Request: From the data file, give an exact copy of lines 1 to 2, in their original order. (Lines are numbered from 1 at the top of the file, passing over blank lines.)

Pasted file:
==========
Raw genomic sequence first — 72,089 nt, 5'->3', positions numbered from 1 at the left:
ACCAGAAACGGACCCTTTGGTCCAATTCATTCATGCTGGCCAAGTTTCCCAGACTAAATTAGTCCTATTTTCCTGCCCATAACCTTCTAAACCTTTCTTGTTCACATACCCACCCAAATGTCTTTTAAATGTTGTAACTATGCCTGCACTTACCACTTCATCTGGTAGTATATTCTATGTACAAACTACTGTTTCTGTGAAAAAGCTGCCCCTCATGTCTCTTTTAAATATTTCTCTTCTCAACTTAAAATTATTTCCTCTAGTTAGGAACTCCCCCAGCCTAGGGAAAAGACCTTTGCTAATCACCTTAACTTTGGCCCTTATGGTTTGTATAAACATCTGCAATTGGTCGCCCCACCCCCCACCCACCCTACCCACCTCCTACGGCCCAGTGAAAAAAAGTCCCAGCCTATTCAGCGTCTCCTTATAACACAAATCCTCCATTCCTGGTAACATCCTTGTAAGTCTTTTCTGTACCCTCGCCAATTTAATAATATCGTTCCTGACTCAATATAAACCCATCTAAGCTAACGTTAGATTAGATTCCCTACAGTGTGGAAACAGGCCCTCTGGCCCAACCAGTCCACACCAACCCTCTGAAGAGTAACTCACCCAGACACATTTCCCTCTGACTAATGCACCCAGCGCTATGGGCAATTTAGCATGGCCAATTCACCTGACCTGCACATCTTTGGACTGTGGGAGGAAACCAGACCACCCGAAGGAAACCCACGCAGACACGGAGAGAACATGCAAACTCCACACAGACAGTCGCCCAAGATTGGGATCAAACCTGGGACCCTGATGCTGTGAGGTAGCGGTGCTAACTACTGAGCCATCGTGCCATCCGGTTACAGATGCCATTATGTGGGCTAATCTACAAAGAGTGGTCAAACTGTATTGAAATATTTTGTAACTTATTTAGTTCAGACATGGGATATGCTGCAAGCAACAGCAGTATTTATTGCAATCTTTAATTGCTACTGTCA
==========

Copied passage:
Raw genomic sequence first — 72,089 nt, 5'->3', positions numbered from 1 at the left:
ACCAGAAACGGACCCTTTGGTCCAATTCATTCATGCTGGCCAAGTTTCCCAGACTAAATTAGTCCTATTTTCCTGCCCATAACCTTCTAAACCTTTCTTGTTCACATACCCACCCAAATGTCTTTTAAATGTTGTAACTATGCCTGCACTTACCACTTCATCTGGTAGTATATTCTATGTACAAACTACTGTTTCTGTGAAAAAGCTGCCCCTCATGTCTCTTTTAAATATTTCTCTTCTCAACTTAAAATTATTTCCTCTAGTTAGGAACTCCCCCAGCCTAGGGAAAAGACCTTTGCTAATCACCTTAACTTTGGCCCTTATGGTTTGTATAAACATCTGCAATTGGTCGCCCCACCCCCCACCCACCCTACCCACCTCCTACGGCCCAGTGAAAAAAAGTCCCAGCCTATTCAGCGTCTCCTTATAACACAAATCCTCCATTCCTGGTAACATCCTTGTAAGTCTTTTCTGTACCCTCGCCAATTTAATAATATCGTTCCTGACTCAATATAAACCCATCTAAGCTAACGTTAGATTAGATTCCCTACAGTGTGGAAACAGGCCCTCTGGCCCAACCAGTCCACACCAACCCTCTGAAGAGTAACTCACCCAGACACATTTCCCTCTGACTAATGCACCCAGCGCTATGGGCAATTTAGCATGGCCAATTCACCTGACCTGCACATCTTTGGACTGTGGGAGGAAACCAGACCACCCGAAGGAAACCCACGCAGACACGGAGAGAACATGCAAACTCCACACAGACAGTCGCCCAAGATTGGGATCAAACCTGGGACCCTGATGCTGTGAGGTAGCGGTGCTAACTACTGAGCCATCGTGCCATCCGGTTACAGATGCCATTATGTGGGCTAATCTACAAAGAGTGGTCAAACTGTATTGAAATATTTTGTAACTTATTTAGTTCAGACATGGGATATGCTGCAAGCAACAGCAGTATTTATTGCAATCTTTAATTGCTACTGTCA